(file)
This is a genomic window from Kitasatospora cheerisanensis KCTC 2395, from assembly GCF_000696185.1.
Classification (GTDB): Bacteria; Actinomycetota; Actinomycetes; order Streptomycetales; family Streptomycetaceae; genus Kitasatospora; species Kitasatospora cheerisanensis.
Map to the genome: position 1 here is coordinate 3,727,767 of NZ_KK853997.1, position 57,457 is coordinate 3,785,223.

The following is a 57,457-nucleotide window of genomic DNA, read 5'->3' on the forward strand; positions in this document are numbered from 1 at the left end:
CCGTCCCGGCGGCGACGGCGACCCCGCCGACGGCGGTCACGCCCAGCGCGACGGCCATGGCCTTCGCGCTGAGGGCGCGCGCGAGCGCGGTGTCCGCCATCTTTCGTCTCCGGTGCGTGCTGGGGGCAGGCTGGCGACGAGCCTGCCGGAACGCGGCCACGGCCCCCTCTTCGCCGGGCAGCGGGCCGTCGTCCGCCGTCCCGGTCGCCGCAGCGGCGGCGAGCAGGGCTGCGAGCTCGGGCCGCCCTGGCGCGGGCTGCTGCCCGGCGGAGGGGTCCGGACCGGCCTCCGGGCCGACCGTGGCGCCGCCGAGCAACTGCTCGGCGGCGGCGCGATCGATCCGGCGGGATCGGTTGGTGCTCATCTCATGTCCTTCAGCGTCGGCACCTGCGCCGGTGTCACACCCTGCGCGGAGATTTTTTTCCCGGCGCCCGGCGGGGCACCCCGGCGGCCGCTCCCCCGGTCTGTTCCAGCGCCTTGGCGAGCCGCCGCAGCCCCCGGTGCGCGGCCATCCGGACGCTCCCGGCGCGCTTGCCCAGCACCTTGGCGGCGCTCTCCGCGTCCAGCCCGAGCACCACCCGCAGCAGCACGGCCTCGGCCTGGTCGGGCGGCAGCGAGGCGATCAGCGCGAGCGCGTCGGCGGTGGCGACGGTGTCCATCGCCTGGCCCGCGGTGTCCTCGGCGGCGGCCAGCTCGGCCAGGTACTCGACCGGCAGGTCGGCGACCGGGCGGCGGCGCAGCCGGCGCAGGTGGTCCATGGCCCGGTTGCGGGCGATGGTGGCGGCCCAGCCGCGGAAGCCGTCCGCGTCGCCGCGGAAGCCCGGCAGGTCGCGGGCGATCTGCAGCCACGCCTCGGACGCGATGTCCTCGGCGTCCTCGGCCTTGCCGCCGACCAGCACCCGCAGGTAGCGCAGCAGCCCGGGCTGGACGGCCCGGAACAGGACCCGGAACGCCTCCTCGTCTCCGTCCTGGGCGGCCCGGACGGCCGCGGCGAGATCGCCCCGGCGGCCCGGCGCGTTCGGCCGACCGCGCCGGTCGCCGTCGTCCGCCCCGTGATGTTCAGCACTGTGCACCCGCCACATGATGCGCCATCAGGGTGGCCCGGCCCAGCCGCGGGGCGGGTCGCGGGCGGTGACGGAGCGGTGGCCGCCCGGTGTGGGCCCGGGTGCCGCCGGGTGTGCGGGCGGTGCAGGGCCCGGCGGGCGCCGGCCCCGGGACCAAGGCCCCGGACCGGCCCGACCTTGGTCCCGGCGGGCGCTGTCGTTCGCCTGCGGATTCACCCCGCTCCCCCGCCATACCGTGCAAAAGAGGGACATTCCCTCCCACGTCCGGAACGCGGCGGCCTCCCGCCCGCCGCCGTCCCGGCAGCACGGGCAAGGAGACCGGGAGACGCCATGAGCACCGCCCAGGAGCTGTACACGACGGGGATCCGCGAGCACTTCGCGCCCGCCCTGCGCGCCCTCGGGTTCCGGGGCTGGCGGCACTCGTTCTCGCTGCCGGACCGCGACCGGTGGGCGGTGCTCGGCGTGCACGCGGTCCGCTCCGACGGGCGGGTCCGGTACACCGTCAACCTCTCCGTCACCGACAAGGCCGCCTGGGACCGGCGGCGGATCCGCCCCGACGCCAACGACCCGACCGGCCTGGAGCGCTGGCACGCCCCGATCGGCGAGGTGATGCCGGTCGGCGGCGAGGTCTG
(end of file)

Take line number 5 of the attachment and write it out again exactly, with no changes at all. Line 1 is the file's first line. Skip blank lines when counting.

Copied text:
CCGTCCCGGCGGCGACGGCGACCCCGCCGACGGCGGTCACGCCCAGCGCGACGGCCATGGCCTTCGCGCTGAGGGCGCGCGCGAGCGCGGTGTCCGCCATCTTTCGTCTCCGGTGCGTGCTGGGGGCAGGCTGGCGACGAGCCTGCCGGAACGCGGCCACGGCCCCCTCTTCGCCGGGCAGCGGGCCGTCGTCCGCCGTCCCGGTCGCCGCAGCGGCGGCGAGCAGGGCTGCGAGCTCGGGCCGCCCTGGCGCGGGCTGCTGCCCGGCGGAGGGGTCCGGACCGGCCTCCGGGCCGACCGTGGCGCCGCCGAGCAACTGCTCGGCGGCGGCGCGATCGATCCGGCGGGATCGGTTGGTGCTCATCTCATGTCCTTCAGCGTCGGCACCTGCGCCGGTGTCACACCCTGCGCGGAGATTTTTTTCCCGGCGCCCGGCGGGGCACCCCGGCGGCCGCTCCCCCGGTCTGTTCCAGCGCCTTGGCGAGCCGCCGCAGCCCCCGGTGCGCGGCCATCCGGACGCTCCCGGCGCGCTTGCCCAGCACCTTGGCGGCGCTCTCCGCGTCCAGCCCGAGCACCACCCGCAGCAGCACGGCCTCGGCCTGGTCGGGCGGCAGCGAGGCGATCAGCGCGAGCGCGTCGGCGGTGGCGACGGTGTCCATCGCCTGGCCCGCGGTGTCCTCGGCGGCGGCCAGCTCGGCCAGGTACTCGACCGGCAGGTCGGCGACCGGGCGGCGGCGCAGCCGGCGCAGGTGGTCCATGGCCCGGTTGCGGGCGATGGTGGCGGCCCAGCCGCGGAAGCCGTCCGCGTCGCCGCGGAAGCCCGGCAGGTCGCGGGCGATCTGCAGCCACGCCTCGGACGCGATGTCCTCGGCGTCCTCGGCCTTGCCGCCGACCAGCACCCGCAGGTAGCGCAGCAGCCCGGGCTGGACGGCCCGGAACAGGACCCGGAACGCCTCCTCGTCTCCGTCCTGGGCGGCCCGGACGGCCGCGGCGAGATCGCCCCGGCGGCCCGGCGCGTTCGGCCGACCGCGCCGGTCGCCGTCGTCCGCCCCGTGATGTTCAGCACTGTGCACCCGCCACATGATGCGCCATCAGGGTGGCCCGGCCCAGCCGCGGGGCGGGTCGCGGGCGGTGACGGAGCGGTGGCCGCCCGGTGTGGGCCCGGGTGCCGCCGGGTGTGCGGGCGGTGCAGGGCCCGGCGGGCGCCGGCCCCGGGACCAAGGCCCCGGACCGGCCCGACCTTGGTCCCGGCGGGCGCTGTCGTTCGCCTGCGGATTCACCCCGCTCCCCCGCCATACCGTGCAAAAGAGGGACATTCCCTCCCACGTCCGGAACGCGGCGGCCTCCCGCCCGCCGCCGTCCCGGCAGCACGGGCAAGGAGACCGGGAGACGCCATGAGCACCGCCCAGGAGCTGTACACGACGGGGATCCGCGAGCACTTCGCGCCCGCCCTGCGCGCCCTCGGGTTCCGGGGCTGGCGGCACTCGTTCTCGCTGCCGGACCGCGACCGGTGGGCGGTGCTCGGCGTGCACGCGGTCCGCTCCGACGGGCGGGTCCGGTACACCGTCAACCTCTCCGTCACCGACAAGGCCGCCTGGGACCGGCGGCGGATCCGCCCCGACGCCAACGACCCGACCGGCCTGGAGCGCTGGCACGCCCCGATCGGCGAGGTGATGCCGGTCGGCGGCGAGGTCTG